Grand National - A Matter of Course

There are many horse racing events which capture the heart and imagination of fans but all come second place to the Grand National. On the 11th April (4:15 Aintree) the world and his wife will cheer their fancy in the greatest steeplechase. Take a look at this years runners and odds for the Grand National

Few races have such a history that even the fences which the horses jump tell a story. The Grand National is run over a distance of 4 miles 3 1/2 furlongs. The horses run two circuits and jump 30 fences.  

There are 16 fences all topped with a least 14'' of spruce from the Lake District, which cushions the obstacles. All sixteen fences are jumped on the first circuit. However, on the second circuit the Chair and the Water jump are bypassed leading into the finishing straight. 

A number of fences have been given names such as Becher's Brook, Foinavon & The Canal Turn. 

But how did they get their names?

Fence 1 and 17 (4 ft 6'') Often met at great speed. In 1951 12 horses fell at this fence. In 2011 the drop on the landing side was reduced for safety.

Fence 2 and 18 (4 ft 7'') This fence used to be called The Fan after a mare who refused to jump this obstacle for three races in succession. However this fell out of use when the fences were relocated in 1888.

Fence 3 and 19 - Open Ditch (4 ft 10'', fronted by 6 ft ditch)

Fence 4 and 20 (4 ft 10'') 

Fence 5 and 21 (5 ft) precedes the most famous fence on the course

Fence 6 and 22  - Becher's Brook (5 ft, with landing side 6-10'' lower) 

This fence takes its name from Captain Martin Becher who fell in the first race and took shelter in the small brook on the landing side while the other horses jumped over his head. Becher was quoted as saying: ''The water tastes disgusting without the benefits of whiskey.''

Fence 7 and 23 - Foinavon   (4 ft 6'')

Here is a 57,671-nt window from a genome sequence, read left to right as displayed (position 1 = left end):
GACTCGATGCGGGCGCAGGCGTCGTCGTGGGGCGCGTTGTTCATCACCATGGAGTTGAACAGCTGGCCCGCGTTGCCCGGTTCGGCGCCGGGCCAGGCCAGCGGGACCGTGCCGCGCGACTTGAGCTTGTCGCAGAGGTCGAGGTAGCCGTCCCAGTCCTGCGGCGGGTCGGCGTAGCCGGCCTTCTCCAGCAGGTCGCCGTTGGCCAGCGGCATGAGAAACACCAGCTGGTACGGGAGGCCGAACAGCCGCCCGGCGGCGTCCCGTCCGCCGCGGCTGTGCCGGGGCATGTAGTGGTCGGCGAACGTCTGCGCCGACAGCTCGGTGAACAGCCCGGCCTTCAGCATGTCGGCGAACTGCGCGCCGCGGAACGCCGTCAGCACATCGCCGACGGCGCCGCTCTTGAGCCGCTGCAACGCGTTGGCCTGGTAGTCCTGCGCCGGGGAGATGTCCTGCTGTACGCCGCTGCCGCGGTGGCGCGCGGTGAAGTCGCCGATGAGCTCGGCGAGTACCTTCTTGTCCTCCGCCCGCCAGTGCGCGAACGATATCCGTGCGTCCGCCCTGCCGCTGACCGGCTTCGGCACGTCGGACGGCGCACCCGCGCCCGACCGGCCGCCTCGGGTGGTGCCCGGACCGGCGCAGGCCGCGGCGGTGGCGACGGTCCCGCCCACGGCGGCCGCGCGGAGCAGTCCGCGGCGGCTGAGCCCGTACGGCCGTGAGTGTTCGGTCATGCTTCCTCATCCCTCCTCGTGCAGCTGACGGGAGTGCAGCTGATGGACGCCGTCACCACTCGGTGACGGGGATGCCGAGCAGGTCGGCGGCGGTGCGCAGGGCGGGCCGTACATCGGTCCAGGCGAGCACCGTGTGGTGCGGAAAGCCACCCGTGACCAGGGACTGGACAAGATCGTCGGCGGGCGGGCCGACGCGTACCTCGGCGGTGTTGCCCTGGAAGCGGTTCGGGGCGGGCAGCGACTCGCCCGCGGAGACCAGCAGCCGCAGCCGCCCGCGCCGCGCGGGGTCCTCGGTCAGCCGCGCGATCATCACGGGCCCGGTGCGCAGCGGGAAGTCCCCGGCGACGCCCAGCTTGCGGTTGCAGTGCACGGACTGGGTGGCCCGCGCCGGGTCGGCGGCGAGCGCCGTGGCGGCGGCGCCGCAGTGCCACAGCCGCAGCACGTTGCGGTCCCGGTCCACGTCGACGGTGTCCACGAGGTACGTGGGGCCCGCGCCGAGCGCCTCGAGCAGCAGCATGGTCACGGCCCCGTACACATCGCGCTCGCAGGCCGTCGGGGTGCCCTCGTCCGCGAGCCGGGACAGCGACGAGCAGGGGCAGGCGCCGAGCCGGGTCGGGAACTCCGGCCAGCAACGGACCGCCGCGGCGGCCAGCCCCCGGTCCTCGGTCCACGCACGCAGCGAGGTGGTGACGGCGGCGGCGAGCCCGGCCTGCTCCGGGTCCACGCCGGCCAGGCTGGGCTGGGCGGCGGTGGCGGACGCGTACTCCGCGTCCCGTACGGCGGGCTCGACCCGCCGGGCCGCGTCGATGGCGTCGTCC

Named in 1984 after 1967 winner Foinavon who won at odds of 100/1 after avoiding a dramatic accident when most of the field fell or refused to jump.

Fence 8 and 24 - Canal Turn (5 ft) 

A 90- degree left turn upon jumping. Amazingly before the First World War many loose horses continued after the jump landing in the Leeds and Liverpool Canal. 

Fence 9 and 25  - Valentine's Brook (5 ft with 5 ft 6'' brook)

Named after a horse Valentine in 1840 who was reputed to have jumped the fence hind legs first. 

Fence 10 and 26 (5 ft)

Fence 11 and 27 - Open Ditch (5 ft, with 6 ft ditch on takeoff side) 

Fence 12 and 28 - Ditch (5 ft with 5 ft 6'' ditch on landing side)

Fence 13 and 29 - (4 ft 7'') 

Fence 14 and 30 - (4 ft 6'')

Fence 15 - The Chair (5 ft 2'', preceded by a 6 ft wide ditch)  

The only fence to have claimed a human life. In 1862 Joe Wynne fell and died from his injuries. This accident brought about the ditch being placed before the fence in an attempt to slow the horses down. This fence was originally known as the Monument jump but renamed The Chair in the 1930s. A judge used to sit at this fence to recorded the finishing order of horses but the practice was done with in 1850 although a monument still remains where the chair stood.  

Fence 16 - Water Jump (2 ft 6'')

Originally this was a stone wall in the early years of the race. The water jump was one of the most popular features until television coverage saw the Chair become the major obstacle of interest. 

The run in is one of the longest in the United Kingdom  at 494 yards.
   

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